Couple that with emotional instability, new environments, common feelings of self-doubt and self-loathing, and a strong craving for another fix, almost like thirst or hunger. Recovery, especially early on, is grueling and testing. Drug-free environments like sober living homes and rehab facilities can help make the process of going sober safer and more effective, by circumventing the relapses that are often common in the first few weeks of sobriety. Even so, over half of all people who go through a recovery program relapse within the first 12 months after the program has ended.

Recovery is hard because addiction is pervasive and takes time to overcome. More than just a matter of the mind, it can accurately be described as a brain disease. Physical dependence to a drug does not remove a person’s ability to choose not to take the drug, but it heavily influences the odds against them.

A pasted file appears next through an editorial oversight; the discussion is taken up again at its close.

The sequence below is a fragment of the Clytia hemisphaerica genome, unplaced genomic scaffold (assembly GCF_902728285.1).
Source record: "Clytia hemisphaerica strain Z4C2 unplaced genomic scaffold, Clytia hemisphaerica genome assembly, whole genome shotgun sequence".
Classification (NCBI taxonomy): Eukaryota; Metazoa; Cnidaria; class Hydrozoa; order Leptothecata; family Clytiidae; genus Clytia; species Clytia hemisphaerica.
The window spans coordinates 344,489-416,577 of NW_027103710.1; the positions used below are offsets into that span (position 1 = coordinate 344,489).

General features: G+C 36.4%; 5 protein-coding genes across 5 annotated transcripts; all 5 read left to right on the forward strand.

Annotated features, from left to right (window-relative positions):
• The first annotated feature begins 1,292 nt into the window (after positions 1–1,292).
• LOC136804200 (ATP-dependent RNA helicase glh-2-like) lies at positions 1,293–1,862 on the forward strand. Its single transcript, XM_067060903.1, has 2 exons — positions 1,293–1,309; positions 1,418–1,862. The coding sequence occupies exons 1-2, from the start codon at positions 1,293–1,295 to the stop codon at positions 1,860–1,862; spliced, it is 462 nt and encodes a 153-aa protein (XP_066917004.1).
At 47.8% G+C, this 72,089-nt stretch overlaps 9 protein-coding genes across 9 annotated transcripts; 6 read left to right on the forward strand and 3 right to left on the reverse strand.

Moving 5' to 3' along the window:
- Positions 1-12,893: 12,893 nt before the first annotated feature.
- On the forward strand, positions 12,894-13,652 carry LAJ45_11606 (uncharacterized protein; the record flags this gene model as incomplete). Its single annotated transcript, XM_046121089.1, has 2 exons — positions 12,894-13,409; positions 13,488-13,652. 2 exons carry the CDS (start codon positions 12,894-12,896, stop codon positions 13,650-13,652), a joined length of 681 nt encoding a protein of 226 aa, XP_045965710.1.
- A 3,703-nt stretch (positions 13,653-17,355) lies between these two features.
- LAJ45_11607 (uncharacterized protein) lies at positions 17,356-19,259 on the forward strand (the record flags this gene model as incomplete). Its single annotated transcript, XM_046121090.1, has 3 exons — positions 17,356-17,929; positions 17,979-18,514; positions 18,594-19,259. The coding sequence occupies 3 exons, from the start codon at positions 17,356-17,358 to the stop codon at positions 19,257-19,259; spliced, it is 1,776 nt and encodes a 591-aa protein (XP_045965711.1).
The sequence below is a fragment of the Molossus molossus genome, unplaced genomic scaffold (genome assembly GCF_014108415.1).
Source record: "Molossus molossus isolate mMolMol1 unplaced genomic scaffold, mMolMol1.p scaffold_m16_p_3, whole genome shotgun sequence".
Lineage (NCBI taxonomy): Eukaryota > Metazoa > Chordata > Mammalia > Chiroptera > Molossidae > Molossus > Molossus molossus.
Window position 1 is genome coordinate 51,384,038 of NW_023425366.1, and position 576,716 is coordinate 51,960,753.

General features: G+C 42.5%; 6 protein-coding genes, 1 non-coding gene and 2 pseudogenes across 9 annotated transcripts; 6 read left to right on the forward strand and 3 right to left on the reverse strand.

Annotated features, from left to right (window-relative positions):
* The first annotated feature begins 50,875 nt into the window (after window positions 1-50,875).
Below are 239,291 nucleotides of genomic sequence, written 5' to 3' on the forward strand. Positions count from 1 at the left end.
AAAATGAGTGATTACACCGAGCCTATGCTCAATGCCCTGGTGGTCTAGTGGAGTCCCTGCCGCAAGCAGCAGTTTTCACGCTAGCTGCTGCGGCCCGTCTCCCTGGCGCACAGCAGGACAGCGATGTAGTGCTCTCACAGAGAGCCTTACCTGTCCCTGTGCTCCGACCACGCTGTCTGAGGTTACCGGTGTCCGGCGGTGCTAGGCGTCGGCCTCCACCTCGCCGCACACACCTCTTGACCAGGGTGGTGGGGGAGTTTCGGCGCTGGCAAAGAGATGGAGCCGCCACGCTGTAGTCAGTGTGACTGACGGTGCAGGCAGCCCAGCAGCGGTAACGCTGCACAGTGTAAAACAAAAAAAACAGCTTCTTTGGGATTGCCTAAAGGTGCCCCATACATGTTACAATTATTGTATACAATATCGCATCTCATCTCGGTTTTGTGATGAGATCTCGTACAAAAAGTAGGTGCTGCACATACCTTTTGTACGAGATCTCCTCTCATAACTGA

We are simply wired to listen to our brain – our instincts are integral to keeping us alive, and certain things, like a craving for food, the will to procreate, or the allure of someone attractive, or instant and instinctual. Drugs manipulate a lot of the brain’s pathways related to things we find naturally rewarding, and for a long time after someone stops using, those same pathways continue to be preoccupied with the thought of another fix. Understanding that recovery is hard is an important first step to supporting your loved one.


Recovery Takes A While